LAS VEGAS—ATSC 2.0, broadcast workflow options for 4K Ultra HD television—yes, it is coming— and designing the new broadcast facilities at the new World Trade Center in New York. These are just some of the many sessions taking place during the NAB Show’s five-day Broadcast Engineering Conference, Sunday, April 6 to Thursday April 11 at the LVCC.
On the opening day, Sunday, Triveni Digital CSO Richard Chernock will delve into “ATSC 2.0: What Is It and How Will It Benefit the Broadcaster?” With the ATSC about to wrap up work on the ATSC 2.0 toolbox, this session will look at how this standard will help deliver media and interactive hybrid television content to connected TVs. In particular, ATSC 2.0 will support broadcaster/ viewer interaction for both live and recorded content. Chernock’s aim is simple: “I will explain the benefits of the ATSC 2.0 standard with regards to deploying nextgeneration television services,” he said. The 3 p.m. session will take place in Rm. S225/226.
Jon Dahl, vice president of encoding services for Brightcove ULTRA HD Which broadcast workflow will deliver Ultra HD to the home? That’s the title and the theme of a session being held Sunday at 4 p.m., also in Rm. 225/226. Based on a paper by Ian Trow, Harmonic’s senior director emerging technology & strategy, this session will cut through the Hollywood driven hype surrounding the 4K standard to look at the issues associated with delivering video with four times HDTV 1080p’s pixel rate to consumers.
Trow will discuss “what distinguishes Ultra HD from the workflow adopted for cinematic 4K,” he said, plus the resolution differences between the 4K/8K Ultra HD proposals and DCI 4K, appropriate frame rates, and “the bandwidth implications of Ultra HD deployed using either HEVC or H.264.” This session will also consider what production and play-out server requirements will be needed to support Ultra HD, how surround sound will fit in, and delivery options for getting Ultra HD to the home.
“For Ultra HD to succeed, the frame rate will have to increase from the 24 frames per second used for cinema,” said Trow. Also, “viable interface technology needs to be agreed, standardized and adopted at both the consumer and professional end of the workflow.”
BROADCASTING IN NEW YORK
On Tuesday, April 9 at 9:30 a.m. in Rm. S228, the Durst Organization’s John Lyons will give a fascinating tour of current and future New York City broadcast facilities in the session, “Broadcasting in New York City—The Reestablishment of Broadcasting at the World Trade Center in a Post 9/11 World.” (Lyons is the company’s assistant vice president and director of broadcast communications.) After the destruction of the original World Trade Center and its FM radio/TV transmission system, the Durst Organization rebuilt the broadcasting facility at 4 Times Square to host the WTC’s orphaned stations. Today, 4 Times Square houses primary and backup transmitters for several FM and TV stations in the city.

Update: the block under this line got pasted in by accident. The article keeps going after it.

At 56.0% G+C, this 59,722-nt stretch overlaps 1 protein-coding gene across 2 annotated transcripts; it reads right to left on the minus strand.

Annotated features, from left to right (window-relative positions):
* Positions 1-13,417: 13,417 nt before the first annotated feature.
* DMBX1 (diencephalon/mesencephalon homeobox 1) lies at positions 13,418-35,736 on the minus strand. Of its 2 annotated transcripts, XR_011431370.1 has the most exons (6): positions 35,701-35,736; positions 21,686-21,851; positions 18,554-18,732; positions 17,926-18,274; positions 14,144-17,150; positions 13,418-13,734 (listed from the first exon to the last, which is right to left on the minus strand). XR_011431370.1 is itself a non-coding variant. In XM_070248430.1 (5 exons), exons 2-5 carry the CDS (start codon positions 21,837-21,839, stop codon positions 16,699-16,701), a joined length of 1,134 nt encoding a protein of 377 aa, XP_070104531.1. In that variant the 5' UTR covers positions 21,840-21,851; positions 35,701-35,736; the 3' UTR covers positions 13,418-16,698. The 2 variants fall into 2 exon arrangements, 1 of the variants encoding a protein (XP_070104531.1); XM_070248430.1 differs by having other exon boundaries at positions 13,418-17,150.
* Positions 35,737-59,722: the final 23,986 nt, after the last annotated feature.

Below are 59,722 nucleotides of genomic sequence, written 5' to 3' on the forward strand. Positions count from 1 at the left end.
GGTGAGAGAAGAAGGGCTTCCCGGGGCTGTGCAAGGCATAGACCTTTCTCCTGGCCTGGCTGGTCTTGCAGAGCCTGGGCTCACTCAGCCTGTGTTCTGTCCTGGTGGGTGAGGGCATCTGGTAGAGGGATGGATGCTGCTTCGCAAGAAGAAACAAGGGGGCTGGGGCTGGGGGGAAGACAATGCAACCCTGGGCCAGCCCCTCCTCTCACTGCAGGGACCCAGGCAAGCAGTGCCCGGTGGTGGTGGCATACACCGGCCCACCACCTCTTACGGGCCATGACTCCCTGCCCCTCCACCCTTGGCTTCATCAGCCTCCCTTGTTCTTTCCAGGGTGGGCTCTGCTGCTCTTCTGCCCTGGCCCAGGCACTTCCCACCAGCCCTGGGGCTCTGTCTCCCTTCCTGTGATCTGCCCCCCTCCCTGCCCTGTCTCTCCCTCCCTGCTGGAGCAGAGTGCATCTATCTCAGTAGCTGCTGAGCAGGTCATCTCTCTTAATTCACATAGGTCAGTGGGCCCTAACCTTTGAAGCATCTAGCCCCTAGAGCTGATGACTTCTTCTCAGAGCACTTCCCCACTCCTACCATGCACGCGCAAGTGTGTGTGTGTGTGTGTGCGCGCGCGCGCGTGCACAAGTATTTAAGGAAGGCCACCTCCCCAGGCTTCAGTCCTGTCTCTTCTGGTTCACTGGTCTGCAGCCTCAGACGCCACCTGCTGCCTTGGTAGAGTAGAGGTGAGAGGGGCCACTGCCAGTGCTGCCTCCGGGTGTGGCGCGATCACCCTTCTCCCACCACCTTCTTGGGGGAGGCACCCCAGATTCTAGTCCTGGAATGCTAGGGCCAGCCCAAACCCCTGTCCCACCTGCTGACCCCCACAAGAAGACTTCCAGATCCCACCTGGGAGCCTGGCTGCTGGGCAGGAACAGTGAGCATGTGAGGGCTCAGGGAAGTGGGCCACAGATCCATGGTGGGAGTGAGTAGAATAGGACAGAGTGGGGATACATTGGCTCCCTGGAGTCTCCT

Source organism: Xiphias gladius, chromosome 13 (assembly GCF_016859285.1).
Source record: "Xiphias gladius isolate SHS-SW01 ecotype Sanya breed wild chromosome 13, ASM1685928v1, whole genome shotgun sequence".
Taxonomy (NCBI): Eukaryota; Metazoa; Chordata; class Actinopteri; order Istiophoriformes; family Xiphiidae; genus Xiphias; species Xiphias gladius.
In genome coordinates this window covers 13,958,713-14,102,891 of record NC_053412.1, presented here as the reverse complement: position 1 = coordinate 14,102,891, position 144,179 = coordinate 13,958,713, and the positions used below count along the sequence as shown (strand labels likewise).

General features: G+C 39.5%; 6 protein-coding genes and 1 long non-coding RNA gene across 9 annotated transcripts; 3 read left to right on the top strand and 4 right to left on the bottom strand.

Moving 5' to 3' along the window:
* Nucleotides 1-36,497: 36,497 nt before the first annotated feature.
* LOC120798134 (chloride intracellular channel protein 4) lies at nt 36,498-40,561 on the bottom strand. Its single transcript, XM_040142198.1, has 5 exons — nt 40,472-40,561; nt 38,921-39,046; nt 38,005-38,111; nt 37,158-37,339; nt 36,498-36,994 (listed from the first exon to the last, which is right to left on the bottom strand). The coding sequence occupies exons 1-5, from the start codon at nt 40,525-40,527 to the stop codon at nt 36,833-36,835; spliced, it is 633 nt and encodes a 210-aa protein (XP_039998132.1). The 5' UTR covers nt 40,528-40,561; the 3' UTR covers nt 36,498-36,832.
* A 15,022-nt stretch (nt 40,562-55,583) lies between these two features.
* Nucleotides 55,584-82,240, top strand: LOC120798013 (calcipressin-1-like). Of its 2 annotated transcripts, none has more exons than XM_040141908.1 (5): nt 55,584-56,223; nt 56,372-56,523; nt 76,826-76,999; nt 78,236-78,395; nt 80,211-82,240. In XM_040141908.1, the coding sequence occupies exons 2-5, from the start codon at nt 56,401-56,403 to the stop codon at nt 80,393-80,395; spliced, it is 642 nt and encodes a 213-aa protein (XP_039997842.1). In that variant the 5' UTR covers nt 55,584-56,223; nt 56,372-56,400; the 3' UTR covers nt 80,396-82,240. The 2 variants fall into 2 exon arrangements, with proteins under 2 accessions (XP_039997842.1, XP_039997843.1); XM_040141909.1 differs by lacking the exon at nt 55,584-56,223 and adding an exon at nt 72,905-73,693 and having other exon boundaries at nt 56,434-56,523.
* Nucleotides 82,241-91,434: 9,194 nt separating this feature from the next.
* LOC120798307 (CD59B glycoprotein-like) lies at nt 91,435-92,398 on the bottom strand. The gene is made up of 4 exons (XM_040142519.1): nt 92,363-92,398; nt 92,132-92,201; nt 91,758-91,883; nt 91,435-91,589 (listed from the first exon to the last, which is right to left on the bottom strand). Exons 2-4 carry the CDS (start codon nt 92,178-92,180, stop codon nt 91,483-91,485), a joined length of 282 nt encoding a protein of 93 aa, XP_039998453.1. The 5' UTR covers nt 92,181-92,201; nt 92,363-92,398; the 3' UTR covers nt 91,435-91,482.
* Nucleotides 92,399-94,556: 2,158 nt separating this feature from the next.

Currently, the Durst Organization is designing (and will be running) the radio/TV transmission facility at the new One World Trade Center. This means that this company has developed major transmission facilities in the Big Apple twice in the last 12 years.
On Tuesday, April 9, John Lyons from the Durst Organization will update conference attendees on plans to install broadcast antennas at the new One World Trade Center in New York. The first spire section of the building was installed in December. Lyons will discuss disaster recovery, green technologies, and antenna design, as well as issues that could hold up the launch of the new WTC facility. Specifically, “at this point in time the spectrum repack is a major issue, and we won’t have answers to assignments for an extended period of time,” he said. “This could cause delay in exactly what antennas are put in place to accommodate it.”
Lyons will also share how the Durst organization is applying “lessons learned” from 9/11 and the loss of the original WTC transmission site. Among them: “Having backup sites and means of getting programming to them is one of the most important lessons,” he said. “Putting all your eggs in one basket simply does not work.”
As demand for high-bitrate video grows, bandwidth is becoming a growing headache for content producers. Can the cloud provide some relief? Jon Dahl, vice president of encoding services for Brightcove, a Boston- based provider of video cloud solutions, will delve into the subject with “Rethinking Large Video Files in the Cloud,” Wednesday, April 10 at 5:30 p.m. in Rm. S227.
“Cloud processing has enormous advantages for video publishers, but when dealing with highbitrate content, transferring files to the cloud can be slow,” Dahl said. “We’ll talk about ways to mitigate this.”
Triveni Digital’s CSO File storage and encoding is also an issue, because data can pile up fast. For instance, if a TV station creates two hours of high bitrate 50 Mbps video each day—which amounts to a day’s worth of newscasts—their library will accumulate 32,000 GB of data after two years. Although 2,000 GB of content could be transcoded to support a new format in a few hours, sending this converted data over the public Internet at 100 Mbps would take more than a month.
Dahl will look at cloud-based solutions to this dilemma. He will also discuss appropriate transcoding workflows for high-bitrate content, how publishers can eliminate bottlenecks when working in the cloud, and how transfer, transcoding, storage, and archiving fit can all fit together.
Dahl’s goal is for participants to come away “understanding the best ways of dealing with large file workflows in the cloud,” he said. The good news: “While working with high-bitrate video in the cloud can be challenging, many bottlenecks can be eliminated or aren’t as bad as they appear.”
For more information on the Broadcast Engineering Conference, visit www.nabshow.com.
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